Many people don’t think about age as a factor when considering surgical treatments for back pain, but spinal specialists know that age is one of the many factors that can affect treatment outcomes. When back pain affects older adults, they may need a different type of surgery than someone in their 20s. In this blog post, we will discuss the best treatment for back pain when it is related to an aging spine.
The Aging Spine
As we age, our body goes through a variety of changes, some of which can affect the spine. Aches and pains, unfortunately, are both a part of living and aging. Most people start to experience age-related back pain between the ages of 40-60, however it has been known to start in the 30s for some individuals. Back pain associated with aging can be caused by the following:
The cushions between each vertebrae, known as discs, dry out with age and become less pliable over time. If a disc ruptures, then it can also cause irritation of the nearby nerves. This is a common cause of back pain.
Joints become stiffer and more inflexible as we age- this can contribute to back pain and inflammation. In fact, osteoarthritis of the spine is another common cause of back pain in older adults.
This is a condition where the spinal canal narrows and puts pressure on the nerves. This can cause pain, numbness, and muscle cramping. In most cases, spinal stenosis affects individuals over the age of 65 since it is part of the aging process.
Back Pain and Older Adults: Why Age Matters in Treatment
While back pain in older adults is more likely to be caused by the above-mentioned conditions, this does not mean that all back pain related to aging needs surgical treatment. In fact, many people discover methods of dealing with back discomfort without undergoing surgery at all. Instead, physical therapy, medications, or spinal injections can be used to minimize symptoms.
With that being said there are other cases that may still benefit from surgical treatment. Of course, there are certain risks associated with age that must be carefully evaluated to determine if the benefits of surgical intervention are worth the risks. It also goes without saying that not everyone is a surgical candidate.
With modern advancements in the field of spinal surgery, however, there are now more surgical options available to older adults. For example, open back surgery is no longer the only option. Despite the fact that open back surgery has been found to be one of the most effective ways to treat chronic back pain, it has also been associated with higher complication rates and longer recovery periods in older adults. While some people may still be an ideal candidate for open back surgery, this surgical approach may be too risky for others.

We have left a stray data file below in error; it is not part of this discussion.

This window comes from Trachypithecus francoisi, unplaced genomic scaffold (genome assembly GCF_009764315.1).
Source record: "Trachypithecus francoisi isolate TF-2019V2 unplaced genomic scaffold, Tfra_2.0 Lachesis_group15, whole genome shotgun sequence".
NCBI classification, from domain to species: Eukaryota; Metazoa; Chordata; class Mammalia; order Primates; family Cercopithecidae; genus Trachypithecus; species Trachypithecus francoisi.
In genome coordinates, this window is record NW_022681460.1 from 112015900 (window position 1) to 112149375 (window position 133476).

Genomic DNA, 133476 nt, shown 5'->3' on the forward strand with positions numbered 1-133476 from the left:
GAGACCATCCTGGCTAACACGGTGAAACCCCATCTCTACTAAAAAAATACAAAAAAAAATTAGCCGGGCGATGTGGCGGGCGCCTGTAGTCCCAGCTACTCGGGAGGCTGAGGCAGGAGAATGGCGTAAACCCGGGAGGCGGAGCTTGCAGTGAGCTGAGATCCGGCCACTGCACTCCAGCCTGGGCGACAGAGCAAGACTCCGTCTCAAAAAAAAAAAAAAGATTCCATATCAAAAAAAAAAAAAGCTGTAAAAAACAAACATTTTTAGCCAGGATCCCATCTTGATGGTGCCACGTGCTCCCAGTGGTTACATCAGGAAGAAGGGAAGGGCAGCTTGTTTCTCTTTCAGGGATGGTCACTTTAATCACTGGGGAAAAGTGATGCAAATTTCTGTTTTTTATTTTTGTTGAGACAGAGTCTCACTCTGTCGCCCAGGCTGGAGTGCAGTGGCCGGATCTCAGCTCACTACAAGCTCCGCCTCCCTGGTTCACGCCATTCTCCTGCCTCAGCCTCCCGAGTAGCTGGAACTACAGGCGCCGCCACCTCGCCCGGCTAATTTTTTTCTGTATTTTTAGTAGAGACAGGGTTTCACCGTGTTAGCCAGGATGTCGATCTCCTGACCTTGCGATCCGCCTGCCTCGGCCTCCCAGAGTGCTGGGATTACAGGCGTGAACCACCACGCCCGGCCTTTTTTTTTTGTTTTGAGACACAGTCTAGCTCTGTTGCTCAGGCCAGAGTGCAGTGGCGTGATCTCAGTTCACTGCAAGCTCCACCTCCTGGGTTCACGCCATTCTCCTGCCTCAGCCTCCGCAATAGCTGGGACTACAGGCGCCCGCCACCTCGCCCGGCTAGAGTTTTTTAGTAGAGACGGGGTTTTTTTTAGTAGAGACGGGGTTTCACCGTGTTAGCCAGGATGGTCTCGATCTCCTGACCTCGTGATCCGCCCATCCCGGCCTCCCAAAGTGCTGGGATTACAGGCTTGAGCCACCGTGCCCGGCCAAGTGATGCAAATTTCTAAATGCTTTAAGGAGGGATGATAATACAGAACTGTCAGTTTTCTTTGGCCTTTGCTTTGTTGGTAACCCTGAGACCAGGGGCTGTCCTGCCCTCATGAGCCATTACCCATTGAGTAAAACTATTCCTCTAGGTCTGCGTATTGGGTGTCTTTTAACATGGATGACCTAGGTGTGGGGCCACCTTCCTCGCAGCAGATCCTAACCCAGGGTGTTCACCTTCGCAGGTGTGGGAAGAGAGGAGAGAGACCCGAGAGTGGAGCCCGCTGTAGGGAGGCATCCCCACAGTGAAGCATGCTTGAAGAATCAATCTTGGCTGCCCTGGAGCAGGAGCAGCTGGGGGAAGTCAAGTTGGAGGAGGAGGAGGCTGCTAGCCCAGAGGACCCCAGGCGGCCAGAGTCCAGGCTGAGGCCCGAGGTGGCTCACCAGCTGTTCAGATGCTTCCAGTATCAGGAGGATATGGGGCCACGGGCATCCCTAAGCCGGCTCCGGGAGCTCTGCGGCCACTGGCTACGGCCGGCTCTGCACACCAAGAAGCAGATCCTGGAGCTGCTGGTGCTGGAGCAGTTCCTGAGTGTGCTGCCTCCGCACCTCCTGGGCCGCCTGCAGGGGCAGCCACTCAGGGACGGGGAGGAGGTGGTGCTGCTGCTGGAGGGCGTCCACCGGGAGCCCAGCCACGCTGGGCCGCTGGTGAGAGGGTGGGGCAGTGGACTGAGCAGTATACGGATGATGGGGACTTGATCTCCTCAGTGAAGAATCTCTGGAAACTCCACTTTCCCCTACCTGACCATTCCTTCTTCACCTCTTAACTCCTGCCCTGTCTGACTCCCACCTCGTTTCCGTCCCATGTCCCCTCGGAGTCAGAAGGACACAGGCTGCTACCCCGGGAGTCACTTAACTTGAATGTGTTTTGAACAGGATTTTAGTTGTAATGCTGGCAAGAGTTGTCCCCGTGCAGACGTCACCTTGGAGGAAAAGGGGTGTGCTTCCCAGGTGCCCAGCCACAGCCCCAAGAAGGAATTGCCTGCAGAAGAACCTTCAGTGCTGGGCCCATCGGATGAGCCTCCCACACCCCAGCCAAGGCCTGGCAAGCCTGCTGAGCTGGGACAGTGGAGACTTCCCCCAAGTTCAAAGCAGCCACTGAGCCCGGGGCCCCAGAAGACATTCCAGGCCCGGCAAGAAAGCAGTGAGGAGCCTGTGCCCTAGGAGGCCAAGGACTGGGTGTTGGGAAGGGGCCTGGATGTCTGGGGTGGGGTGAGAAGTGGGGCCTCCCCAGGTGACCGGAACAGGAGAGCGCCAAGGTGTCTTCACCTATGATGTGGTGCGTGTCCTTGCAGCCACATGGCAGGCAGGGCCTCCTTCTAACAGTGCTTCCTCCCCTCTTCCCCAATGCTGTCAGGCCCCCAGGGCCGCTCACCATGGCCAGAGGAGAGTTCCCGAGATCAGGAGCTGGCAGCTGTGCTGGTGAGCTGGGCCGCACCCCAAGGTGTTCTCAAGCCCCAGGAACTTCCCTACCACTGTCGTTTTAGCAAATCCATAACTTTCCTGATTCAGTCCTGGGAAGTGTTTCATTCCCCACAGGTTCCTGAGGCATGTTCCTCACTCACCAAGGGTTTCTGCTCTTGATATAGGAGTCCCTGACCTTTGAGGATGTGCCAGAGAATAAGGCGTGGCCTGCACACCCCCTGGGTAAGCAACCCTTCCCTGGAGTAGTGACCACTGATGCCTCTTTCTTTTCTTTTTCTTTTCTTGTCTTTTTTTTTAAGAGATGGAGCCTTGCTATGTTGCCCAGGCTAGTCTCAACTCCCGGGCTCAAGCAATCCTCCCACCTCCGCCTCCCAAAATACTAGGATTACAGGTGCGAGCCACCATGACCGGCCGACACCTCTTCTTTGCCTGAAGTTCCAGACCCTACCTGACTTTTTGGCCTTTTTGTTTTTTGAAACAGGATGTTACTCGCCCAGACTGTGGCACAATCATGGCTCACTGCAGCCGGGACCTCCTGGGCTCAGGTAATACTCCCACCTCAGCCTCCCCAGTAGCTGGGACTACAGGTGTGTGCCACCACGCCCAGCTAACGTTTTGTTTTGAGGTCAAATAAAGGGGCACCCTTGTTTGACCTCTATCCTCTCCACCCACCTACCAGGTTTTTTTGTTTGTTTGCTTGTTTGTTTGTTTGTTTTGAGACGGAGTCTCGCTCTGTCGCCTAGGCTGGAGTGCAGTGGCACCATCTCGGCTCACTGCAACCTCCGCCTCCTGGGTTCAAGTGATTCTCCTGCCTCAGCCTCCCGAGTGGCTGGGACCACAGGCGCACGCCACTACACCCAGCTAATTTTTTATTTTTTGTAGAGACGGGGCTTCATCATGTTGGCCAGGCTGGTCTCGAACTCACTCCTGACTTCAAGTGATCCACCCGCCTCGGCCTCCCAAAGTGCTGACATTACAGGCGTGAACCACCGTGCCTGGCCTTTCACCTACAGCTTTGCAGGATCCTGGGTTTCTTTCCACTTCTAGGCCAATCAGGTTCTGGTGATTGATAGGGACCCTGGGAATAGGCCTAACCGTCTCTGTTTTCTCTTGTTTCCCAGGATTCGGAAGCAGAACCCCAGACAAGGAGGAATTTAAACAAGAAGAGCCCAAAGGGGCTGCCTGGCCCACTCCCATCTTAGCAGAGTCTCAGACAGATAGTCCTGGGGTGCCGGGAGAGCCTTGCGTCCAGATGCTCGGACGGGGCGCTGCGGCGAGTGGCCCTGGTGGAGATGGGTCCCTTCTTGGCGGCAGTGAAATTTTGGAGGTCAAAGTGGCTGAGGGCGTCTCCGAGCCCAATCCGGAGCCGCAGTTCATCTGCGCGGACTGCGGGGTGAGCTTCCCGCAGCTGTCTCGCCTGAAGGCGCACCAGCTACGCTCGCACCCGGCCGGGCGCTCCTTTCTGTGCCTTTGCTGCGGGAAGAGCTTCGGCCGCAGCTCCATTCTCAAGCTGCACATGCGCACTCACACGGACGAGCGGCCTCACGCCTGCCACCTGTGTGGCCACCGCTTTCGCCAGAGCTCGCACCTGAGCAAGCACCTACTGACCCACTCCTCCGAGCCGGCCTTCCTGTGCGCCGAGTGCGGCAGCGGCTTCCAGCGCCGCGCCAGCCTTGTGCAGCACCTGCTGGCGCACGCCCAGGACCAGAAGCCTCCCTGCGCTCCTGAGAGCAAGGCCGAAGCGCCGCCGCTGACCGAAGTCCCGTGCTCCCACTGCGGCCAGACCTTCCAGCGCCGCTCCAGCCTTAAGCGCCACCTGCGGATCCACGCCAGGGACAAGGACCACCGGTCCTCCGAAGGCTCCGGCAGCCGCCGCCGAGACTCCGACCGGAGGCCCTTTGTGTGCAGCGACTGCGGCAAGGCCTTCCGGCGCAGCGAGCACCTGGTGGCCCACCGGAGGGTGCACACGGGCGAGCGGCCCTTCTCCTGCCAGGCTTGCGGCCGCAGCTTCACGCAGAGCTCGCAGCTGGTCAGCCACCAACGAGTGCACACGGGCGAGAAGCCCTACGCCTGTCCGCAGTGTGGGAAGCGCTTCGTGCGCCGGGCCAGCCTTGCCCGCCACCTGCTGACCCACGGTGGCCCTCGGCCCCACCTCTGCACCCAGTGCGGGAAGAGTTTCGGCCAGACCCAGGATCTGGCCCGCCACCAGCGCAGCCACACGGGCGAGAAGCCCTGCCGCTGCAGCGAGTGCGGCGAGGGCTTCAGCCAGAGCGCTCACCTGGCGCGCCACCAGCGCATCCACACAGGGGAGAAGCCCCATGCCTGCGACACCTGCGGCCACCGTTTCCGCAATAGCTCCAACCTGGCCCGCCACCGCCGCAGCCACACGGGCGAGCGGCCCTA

Instead, spinal surgeons are now performing more minimally-invasive spinal surgeries through the use of an endoscope. An endoscope is a small tube with a light and a camera attached. It also has specialized tools that can be placed through the tube and used to perform the surgery. With minimally-invasive spine surgery, the entire surgical procedure can be performed through a few tiny incisions. Because this approach is minimally-invasive, patients have a lower rate of complications, shorter recovery periods, and better treatment outcomes. Most importantly, minimally-invasive spine surgery can usually be performed on otherwise healthy older adults.
To Sum it Up
Back pain can happen at any age, but is more likely to occur in older people as a result of the aging process. As we get older, our back health changes and this may require different types of treatment than someone in their 20s. For chronic back pain that is not responding to conservative treatments, minimally-invasive spinal surgery can be considered as a potential surgical option. However, the only way to know for sure if you qualify is to see an experienced spinal surgeon who performs this technique. If you’re an older adult who needs back pain relief, don’t hesitate to reach out!